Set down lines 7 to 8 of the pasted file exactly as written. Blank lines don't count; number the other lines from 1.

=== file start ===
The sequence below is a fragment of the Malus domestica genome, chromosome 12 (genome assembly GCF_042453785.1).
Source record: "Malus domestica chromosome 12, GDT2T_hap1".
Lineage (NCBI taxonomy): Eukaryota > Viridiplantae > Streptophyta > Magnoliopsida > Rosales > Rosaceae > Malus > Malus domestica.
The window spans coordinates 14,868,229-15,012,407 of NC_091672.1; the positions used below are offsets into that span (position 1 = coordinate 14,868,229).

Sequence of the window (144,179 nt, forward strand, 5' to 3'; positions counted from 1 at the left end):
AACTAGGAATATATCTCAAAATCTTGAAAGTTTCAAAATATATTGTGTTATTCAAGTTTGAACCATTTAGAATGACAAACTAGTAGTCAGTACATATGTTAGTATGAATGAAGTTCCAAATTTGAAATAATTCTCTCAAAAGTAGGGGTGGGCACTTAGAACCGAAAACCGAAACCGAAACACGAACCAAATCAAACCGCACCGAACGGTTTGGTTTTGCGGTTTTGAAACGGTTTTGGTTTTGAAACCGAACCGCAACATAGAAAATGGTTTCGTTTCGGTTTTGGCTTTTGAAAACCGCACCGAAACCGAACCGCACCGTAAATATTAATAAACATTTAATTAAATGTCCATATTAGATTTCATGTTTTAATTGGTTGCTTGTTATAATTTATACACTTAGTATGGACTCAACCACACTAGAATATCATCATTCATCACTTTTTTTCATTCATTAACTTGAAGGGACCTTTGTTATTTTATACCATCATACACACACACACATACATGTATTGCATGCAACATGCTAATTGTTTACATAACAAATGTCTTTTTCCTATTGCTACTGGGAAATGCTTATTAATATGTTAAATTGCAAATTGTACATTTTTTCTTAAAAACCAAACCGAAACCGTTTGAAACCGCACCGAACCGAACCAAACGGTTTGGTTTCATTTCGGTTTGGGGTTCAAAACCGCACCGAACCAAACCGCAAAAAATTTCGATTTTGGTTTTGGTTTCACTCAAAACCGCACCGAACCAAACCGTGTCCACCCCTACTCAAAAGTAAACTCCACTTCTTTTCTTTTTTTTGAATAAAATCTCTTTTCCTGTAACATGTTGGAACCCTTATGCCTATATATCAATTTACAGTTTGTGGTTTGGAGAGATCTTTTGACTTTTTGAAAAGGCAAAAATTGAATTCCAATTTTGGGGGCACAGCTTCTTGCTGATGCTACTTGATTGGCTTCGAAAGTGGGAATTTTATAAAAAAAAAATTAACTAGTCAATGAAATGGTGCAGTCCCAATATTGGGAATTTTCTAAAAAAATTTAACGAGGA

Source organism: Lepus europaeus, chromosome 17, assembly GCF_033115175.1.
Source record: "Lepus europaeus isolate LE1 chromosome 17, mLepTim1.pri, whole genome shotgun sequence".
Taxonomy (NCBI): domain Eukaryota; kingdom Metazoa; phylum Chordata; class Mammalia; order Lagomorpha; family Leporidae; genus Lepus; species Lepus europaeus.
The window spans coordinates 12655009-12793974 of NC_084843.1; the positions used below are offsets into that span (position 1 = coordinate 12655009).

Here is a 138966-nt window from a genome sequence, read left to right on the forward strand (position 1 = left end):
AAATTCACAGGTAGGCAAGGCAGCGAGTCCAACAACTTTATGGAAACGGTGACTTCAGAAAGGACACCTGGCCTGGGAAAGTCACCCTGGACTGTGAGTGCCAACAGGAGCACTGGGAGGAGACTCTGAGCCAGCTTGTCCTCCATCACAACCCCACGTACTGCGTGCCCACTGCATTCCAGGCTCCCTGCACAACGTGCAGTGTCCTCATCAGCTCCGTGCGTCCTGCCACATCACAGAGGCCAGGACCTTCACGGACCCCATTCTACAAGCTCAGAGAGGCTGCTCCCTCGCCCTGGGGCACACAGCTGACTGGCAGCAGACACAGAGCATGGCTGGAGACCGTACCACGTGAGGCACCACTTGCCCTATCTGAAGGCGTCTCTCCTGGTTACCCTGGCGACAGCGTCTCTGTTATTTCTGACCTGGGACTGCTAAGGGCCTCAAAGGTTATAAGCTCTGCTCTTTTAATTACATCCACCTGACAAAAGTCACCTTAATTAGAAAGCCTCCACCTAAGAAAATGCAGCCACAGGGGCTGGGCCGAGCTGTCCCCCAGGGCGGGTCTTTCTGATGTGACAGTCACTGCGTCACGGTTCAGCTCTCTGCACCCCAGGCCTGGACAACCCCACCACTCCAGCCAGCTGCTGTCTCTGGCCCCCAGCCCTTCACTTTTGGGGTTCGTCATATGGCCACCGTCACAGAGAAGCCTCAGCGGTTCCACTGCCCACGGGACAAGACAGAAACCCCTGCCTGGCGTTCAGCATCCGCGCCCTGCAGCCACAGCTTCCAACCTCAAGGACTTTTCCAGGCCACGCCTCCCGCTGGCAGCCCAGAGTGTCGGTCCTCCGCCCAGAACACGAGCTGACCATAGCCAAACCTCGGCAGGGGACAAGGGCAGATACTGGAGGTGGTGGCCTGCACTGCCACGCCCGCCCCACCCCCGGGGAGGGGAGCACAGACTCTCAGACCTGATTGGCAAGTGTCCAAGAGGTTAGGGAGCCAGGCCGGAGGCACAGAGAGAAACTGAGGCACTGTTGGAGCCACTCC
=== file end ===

Source organism: Lepus europaeus, chromosome 17, assembly GCF_033115175.1.
Source record: "Lepus europaeus isolate LE1 chromosome 17, mLepTim1.pri, whole genome shotgun sequence".